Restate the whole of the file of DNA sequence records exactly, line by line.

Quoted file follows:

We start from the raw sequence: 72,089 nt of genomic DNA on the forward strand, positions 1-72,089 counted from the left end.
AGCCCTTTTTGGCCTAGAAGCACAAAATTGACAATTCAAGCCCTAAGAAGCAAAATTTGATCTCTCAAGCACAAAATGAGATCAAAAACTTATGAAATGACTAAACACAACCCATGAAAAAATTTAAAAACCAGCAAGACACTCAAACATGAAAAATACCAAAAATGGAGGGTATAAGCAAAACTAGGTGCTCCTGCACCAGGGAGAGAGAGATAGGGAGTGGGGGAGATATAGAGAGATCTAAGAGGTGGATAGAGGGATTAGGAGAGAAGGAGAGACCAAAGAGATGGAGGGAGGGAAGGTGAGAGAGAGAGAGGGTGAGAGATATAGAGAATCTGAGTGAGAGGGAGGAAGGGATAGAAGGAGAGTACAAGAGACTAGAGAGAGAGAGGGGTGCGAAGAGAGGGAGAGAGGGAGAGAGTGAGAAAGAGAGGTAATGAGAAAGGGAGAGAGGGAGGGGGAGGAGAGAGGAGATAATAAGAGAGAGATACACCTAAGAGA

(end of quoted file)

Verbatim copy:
We start from the raw sequence: 72,089 nt of genomic DNA on the forward strand, positions 1-72,089 counted from the left end.
AGCCCTTTTTGGCCTAGAAGCACAAAATTGACAATTCAAGCCCTAAGAAGCAAAATTTGATCTCTCAAGCACAAAATGAGATCAAAAACTTATGAAATGACTAAACACAACCCATGAAAAAATTTAAAAACCAGCAAGACACTCAAACATGAAAAATACCAAAAATGGAGGGTATAAGCAAAACTAGGTGCTCCTGCACCAGGGAGAGAGAGATAGGGAGTGGGGGAGATATAGAGAGATCTAAGAGGTGGATAGAGGGATTAGGAGAGAAGGAGAGACCAAAGAGATGGAGGGAGGGAAGGTGAGAGAGAGAGAGGGTGAGAGATATAGAGAATCTGAGTGAGAGGGAGGAAGGGATAGAAGGAGAGTACAAGAGACTAGAGAGAGAGAGGGGTGCGAAGAGAGGGAGAGAGGGAGAGAGTGAGAAAGAGAGGTAATGAGAAAGGGAGAGAGGGAGGGGGAGGAGAGAGGAGATAATAAGAGAGAGATACACCTAAGAGA